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Versions: 00 01 02

Network Working Group                                         B. Jonglez
Internet-Draft                                                  ENS Lyon
Updates: 6126 (if approved)                                J. Chroboczek
Intended status: Experimental           PPS, University of Paris-Diderot
Expires: January 3, 2015                                    July 2, 2014


      Delay-based Metric Extension for the Babel Routing Protocol
                  draft-jonglez-babel-rtt-extension-00

Abstract

   This document defines an extension to the Babel routing protocol
   [BABEL] that uses the delay to a neighbour in metric computation and
   therefore makes it possible to prefer lower latency links to higher
   latency ones.

Status of This Memo

   This Internet-Draft is submitted in full conformance with the
   provisions of BCP 78 and BCP 79.

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   This Internet-Draft will expire on January 3, 2015.

Copyright Notice

   Copyright (c) 2014 IETF Trust and the persons identified as the
   document authors.  All rights reserved.

   This document is subject to BCP 78 and the IETF Trust's Legal
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   described in the Simplified BSD License.



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Table of Contents

   1.  Introduction and background . . . . . . . . . . . . . . . . .   2
   2.  Protocol operation  . . . . . . . . . . . . . . . . . . . . .   3
     2.1.  Delay estimation  . . . . . . . . . . . . . . . . . . . .   3
     2.2.  Metric computation  . . . . . . . . . . . . . . . . . . .   4
     2.3.  Stability issues  . . . . . . . . . . . . . . . . . . . .   5
   3.  Packet format . . . . . . . . . . . . . . . . . . . . . . . .   6
     3.1.  Timestamp sub-TLV in Hello TLVs . . . . . . . . . . . . .   6
     3.2.  Timestamp sub-TLV in IHU TLVs . . . . . . . . . . . . . .   7
   4.  References  . . . . . . . . . . . . . . . . . . . . . . . . .   7
   Authors' Addresses  . . . . . . . . . . . . . . . . . . . . . . .   8

1.  Introduction and background

   The Babel routing protocol [BABEL] does not mandate a specific
   algorithm for computing metrics; existing implementations use a
   packet-loss based metric on wireless links and a simple hop-count
   metric on all other types of links.  While this strategy works
   reasonably well in many networks, it fails to select reasonable
   routes in some topologies involving tunnels or VPNs.

   Consider for example the following topology, with three routers A, B
   and D located in Paris and a fourth router located in Tokyo,
   connected through tunnels in a diamond topology.

                      +------------+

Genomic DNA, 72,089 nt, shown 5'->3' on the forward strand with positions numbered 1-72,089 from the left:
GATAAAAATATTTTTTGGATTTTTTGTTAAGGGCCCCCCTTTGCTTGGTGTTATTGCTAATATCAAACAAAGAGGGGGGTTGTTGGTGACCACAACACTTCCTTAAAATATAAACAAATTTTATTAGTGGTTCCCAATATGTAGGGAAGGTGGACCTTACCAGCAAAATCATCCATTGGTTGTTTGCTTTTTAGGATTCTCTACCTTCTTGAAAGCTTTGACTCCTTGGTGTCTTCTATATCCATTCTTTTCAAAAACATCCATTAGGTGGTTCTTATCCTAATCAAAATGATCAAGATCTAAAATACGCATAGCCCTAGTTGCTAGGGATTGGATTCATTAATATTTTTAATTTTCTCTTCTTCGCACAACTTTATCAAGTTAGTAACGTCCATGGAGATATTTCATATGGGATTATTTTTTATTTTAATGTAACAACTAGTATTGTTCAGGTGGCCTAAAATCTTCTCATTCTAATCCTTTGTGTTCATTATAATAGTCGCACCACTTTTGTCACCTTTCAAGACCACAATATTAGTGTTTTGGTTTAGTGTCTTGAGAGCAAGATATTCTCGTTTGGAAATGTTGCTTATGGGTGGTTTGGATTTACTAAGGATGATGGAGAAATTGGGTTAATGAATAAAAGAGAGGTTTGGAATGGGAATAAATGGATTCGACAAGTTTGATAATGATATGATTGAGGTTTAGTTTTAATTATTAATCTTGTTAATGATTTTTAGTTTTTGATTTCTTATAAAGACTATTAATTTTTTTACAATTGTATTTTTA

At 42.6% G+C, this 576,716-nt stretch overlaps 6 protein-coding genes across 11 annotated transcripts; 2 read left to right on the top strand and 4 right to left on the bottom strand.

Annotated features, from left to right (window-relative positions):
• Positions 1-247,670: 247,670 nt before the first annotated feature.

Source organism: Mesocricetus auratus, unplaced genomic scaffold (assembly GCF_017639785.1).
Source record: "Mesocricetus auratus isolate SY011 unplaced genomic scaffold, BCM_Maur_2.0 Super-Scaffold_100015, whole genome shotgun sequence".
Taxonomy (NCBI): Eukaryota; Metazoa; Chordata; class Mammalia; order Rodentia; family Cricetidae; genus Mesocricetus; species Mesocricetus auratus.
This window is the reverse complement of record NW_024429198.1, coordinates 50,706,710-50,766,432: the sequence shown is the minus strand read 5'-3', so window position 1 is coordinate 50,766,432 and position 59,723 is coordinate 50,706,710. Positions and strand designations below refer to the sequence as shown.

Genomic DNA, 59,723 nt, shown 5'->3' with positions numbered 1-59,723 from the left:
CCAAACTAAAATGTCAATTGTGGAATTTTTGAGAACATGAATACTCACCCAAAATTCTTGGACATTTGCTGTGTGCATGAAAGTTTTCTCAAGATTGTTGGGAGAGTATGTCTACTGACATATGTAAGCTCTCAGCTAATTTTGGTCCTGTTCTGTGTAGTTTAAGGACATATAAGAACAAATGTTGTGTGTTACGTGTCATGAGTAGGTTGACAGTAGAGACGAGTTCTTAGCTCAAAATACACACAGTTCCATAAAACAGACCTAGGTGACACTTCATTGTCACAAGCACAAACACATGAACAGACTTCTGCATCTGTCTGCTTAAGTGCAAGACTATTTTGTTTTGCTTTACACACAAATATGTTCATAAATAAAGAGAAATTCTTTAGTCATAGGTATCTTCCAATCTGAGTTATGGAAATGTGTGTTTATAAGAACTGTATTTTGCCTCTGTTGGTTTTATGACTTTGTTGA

| A (Paris)  +---------------+
                      +------------+                \
                     /                               \
                    /                                 \
                   /                                   \
     +------------+                                     +------------+
     | B  (Paris) |                                     | C  (Tokyo) |
     +------------+                                     +------------+
                   \                                   /
                    \                                 /
                     \                               /
                      +------------+                /
                      | D (Paris)  +---------------+
                      +------------+

   When routing traffic from A to D, it is obviously preferable to use
   the local route through B, as this is likely to provide better
   service quality and lower monetary cost than the distant route
   through C.  However, the existing implementations of Babel consider
   both routes as having the same metric, and will therefore route the
   traffic through C in roughly half the cases.



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   In this memo, we specify an extension to the Babel routing protocol
   that enables precise measurement of the round-trip time (RTT) of a
   link, and allows its usage in metric computation.  Since this causes
   a negative feedback loop, special care is needed to ensure that the
   resulting network is reasonably stable (Section 2.3).

   We believe that this protocol may be useful in other situations than
   the one described above, such as when running Babel in a congested
   wireless mesh network or over a complex link layer that performs its
   own routing; the high granularity of the timestamps used (1ms) should